17. Megadittoes, Historiann and Susan — just repeating this because the numbing sentimentality I’ve seen all day — this indulgence of interviewing every possible person who was in the theater, their relative and available pundit — blunts the anger necessary to actually *change* what disgruntled white men do with guns for kicks:

    “I guess the word “tragedy” is what really grates on me. In the Greek drama tradition, isn’t a “tragedy” an awful story whose outcome has been preordained by the fates or the gods? That is to say, it’s inevitable, which seems to speak to the ways in which we have given up on creating a less violent America.

    Then again, maybe that sense of destiny or fate in the word “tragedy” is (tragically) appropriate. When we permit people legally to assemble home arsenals, events like this are probably inevitable.”

    I’d like to stop the use of that word, because it truly, deeply, classically blames the victims. These kids weren’t Othello, or Oedipus, or Medea, or Antigone; they were people willing to skip a day’s work, or get little sleep, to see the latest hype. I truly think that it will take massacres of people the 1 percent consider important, before they execute their own version of gun control, which won’t really make the rest of us safer, but will add one more layer of security theater.

    And I feel squicky typing this out loud, — but why do theatres and media companies spend more money screening, bagging and tagging cellphones and recording devices, but not weapons? Piracy, not safety, has been their drone for at least 20 years — and now they’re caught flat-footed. And I betcha all that enhanced security presence will be primarily deployed in catching patrons without tickets and with their own snacks.


  18. When I wanted to celebrate my 40th birthday by taking my first long solo hike, I chose Canada.

    I loved the Blue Ridge, the Rockies, the Cascades, the Olympics. What I did not love was the acceptance of violence in America, particularly violence towards women.

    On that long lovely five day hike, I met a nurse from Holland who had come to Canada by way of France. She told me she had first wanted to hike alone in Yellowstone, but was put off by the insistence of the rangers that she should defer to the probability that violence towards her would occur, and find some man to hike with.

    The gun laws in Canada are very strict and male violence is just not as accepted as it is here. It makes an enormous difference overall.


  19. And, from a regular commenter on that TalkLeft link: “Even if someone in the audience had a gun too, you’re going to gun down someone who is laying down military-style suppression fire?”

    The only response an conceal-carry armed populace will generate is an escalation to grenades, IEDs and other auto-detonate gear — worse fatality stats, and a surer martyrdom.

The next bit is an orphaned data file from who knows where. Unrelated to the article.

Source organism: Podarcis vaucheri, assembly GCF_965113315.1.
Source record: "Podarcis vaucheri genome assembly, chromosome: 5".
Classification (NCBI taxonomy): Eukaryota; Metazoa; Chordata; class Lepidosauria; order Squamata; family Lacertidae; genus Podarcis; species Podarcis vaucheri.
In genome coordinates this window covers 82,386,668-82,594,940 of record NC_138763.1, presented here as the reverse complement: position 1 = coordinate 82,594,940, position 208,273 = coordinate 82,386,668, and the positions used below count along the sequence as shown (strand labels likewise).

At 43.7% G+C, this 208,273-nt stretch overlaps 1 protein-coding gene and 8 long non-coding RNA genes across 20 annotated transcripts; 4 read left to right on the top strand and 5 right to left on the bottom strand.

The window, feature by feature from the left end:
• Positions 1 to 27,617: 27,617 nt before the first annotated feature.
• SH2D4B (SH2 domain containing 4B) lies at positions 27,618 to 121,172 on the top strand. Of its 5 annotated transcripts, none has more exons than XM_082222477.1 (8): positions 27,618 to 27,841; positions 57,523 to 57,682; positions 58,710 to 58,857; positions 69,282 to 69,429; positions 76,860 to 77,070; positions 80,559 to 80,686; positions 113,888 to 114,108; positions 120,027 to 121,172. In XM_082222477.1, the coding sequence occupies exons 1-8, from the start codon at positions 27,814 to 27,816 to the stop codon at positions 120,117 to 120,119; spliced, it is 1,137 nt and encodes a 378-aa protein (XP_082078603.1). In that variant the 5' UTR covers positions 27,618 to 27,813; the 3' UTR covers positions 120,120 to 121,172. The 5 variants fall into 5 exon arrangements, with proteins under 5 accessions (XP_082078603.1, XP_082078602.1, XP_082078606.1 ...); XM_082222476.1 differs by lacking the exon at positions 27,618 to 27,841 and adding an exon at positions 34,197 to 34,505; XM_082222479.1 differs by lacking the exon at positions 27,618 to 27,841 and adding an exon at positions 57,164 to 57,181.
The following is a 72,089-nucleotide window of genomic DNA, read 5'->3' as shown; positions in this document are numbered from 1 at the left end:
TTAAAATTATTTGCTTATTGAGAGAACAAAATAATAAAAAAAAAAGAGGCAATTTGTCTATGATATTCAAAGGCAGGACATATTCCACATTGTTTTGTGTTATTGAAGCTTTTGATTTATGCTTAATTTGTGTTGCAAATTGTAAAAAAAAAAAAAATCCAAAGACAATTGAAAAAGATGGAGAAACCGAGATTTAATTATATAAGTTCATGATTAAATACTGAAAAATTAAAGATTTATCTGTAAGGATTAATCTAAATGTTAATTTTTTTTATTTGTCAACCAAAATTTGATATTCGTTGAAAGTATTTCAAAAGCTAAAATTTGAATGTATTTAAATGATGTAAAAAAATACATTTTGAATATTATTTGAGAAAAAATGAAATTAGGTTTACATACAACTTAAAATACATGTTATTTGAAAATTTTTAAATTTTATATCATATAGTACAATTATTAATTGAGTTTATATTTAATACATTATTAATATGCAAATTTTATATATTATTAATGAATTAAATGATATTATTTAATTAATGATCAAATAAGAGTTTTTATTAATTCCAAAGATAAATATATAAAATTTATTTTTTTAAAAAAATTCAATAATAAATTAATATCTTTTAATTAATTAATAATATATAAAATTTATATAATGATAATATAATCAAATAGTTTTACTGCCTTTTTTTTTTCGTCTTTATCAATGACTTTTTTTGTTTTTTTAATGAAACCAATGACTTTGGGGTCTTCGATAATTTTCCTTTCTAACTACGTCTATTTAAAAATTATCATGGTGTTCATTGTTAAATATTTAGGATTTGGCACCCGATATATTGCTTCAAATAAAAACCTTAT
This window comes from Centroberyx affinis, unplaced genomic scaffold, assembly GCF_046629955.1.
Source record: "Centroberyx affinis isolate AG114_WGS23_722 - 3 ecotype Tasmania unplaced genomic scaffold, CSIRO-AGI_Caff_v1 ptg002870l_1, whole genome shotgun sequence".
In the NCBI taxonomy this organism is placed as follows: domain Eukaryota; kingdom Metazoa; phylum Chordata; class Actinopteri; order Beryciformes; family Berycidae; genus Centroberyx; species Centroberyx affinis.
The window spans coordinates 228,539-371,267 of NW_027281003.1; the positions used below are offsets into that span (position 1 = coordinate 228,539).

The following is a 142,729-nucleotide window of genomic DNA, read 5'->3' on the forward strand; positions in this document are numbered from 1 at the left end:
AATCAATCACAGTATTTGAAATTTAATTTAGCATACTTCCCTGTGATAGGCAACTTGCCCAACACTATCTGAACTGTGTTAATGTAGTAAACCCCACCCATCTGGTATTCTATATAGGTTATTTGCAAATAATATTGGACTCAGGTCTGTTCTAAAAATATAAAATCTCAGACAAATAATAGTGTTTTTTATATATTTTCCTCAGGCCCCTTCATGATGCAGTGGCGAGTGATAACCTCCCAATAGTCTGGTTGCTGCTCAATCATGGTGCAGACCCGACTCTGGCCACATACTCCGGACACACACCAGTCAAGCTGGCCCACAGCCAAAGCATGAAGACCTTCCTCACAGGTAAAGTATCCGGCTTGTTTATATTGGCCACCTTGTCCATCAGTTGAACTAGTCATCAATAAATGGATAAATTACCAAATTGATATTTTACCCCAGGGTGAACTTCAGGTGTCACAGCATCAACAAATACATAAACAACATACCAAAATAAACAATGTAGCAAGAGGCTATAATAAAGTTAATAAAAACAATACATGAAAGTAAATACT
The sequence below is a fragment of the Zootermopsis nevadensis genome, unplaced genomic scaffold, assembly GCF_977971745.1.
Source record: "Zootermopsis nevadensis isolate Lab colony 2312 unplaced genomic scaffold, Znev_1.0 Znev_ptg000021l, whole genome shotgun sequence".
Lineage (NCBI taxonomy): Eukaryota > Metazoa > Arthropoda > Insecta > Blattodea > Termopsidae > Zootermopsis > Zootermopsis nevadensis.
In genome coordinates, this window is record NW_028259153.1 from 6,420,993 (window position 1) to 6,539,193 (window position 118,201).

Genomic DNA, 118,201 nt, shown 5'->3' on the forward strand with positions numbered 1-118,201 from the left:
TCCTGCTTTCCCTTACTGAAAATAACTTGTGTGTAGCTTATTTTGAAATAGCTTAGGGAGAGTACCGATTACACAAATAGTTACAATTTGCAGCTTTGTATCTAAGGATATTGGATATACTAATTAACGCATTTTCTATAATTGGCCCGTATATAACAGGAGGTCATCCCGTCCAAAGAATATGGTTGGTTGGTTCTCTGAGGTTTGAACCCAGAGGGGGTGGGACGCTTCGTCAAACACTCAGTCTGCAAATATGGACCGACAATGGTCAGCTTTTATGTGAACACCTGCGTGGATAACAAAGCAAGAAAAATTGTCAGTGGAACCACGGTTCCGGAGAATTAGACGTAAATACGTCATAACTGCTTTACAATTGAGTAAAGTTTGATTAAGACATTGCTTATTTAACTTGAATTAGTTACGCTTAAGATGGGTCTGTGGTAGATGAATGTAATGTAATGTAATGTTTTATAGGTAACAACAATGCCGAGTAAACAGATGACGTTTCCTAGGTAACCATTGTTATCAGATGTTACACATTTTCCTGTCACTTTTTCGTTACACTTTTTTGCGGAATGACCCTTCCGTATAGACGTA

20. The Weekly Standard’s Steve Hayes: whattayagonna do? Sometimes people get shot up, and trying to address the causes of gun violence is an inappropriate politicization of the problem.

    We could argue all night long about who killed whom, and with what kind of gun. Let’s just all agree that any talk of gun control is a tacky politicization of a tragedy. Look, over there! Hollywood makes violent movies! And it valorizes women who have children out of wedlock. The issue is our corrupt culture, not the powerful killing machines that are perfectly legal and accessible to just about anyone via the gun show loophole.


    This, from the people who are absolutist on the Second Amendment, and are also eager to pass laws forcing people to show a state-issued photo ID before entering a voting booth. More guns = good! More voting = bad!


  21. I also don’t like “tragedy.”

    Adam Gopnik: “The murders-it dignifies them to call them a ‘tragedy’-have hit us all hard, though the grief of the friends and families of the victims is unimaginable.”

    A tragic (as in, involving death and destruction and much pain and great sorrow) loss for the family and friends of the victims, of course, but as applied to the event itself, the term “tragedy” seems to elevate a disgustingly stupid and squalid episode into something grand and exemplary.

    Ugh. I begin to be wary of “senseless” tragedy, also.

    Yes, it is “senseless,” of course it is: it is crazy and irrational, and in defiance of the usual rules and norms and expectations by which we make sense of the world (you go to the movies; you buy a popcorn and a soda; you watch the film; and then you go home). But “senseless” now seems to lend support to the “whattayagonna do? Sometimes people get shot up” perspective on the issue. Issue? What issue?! There’s no issue here, or if there is, it has nothing to with guns, and access to guns…

    We can make sense of the senselessnees, but this is to “politicize” the problem, apparently, since it inevitably leads to thoughts of regulation and of gun control.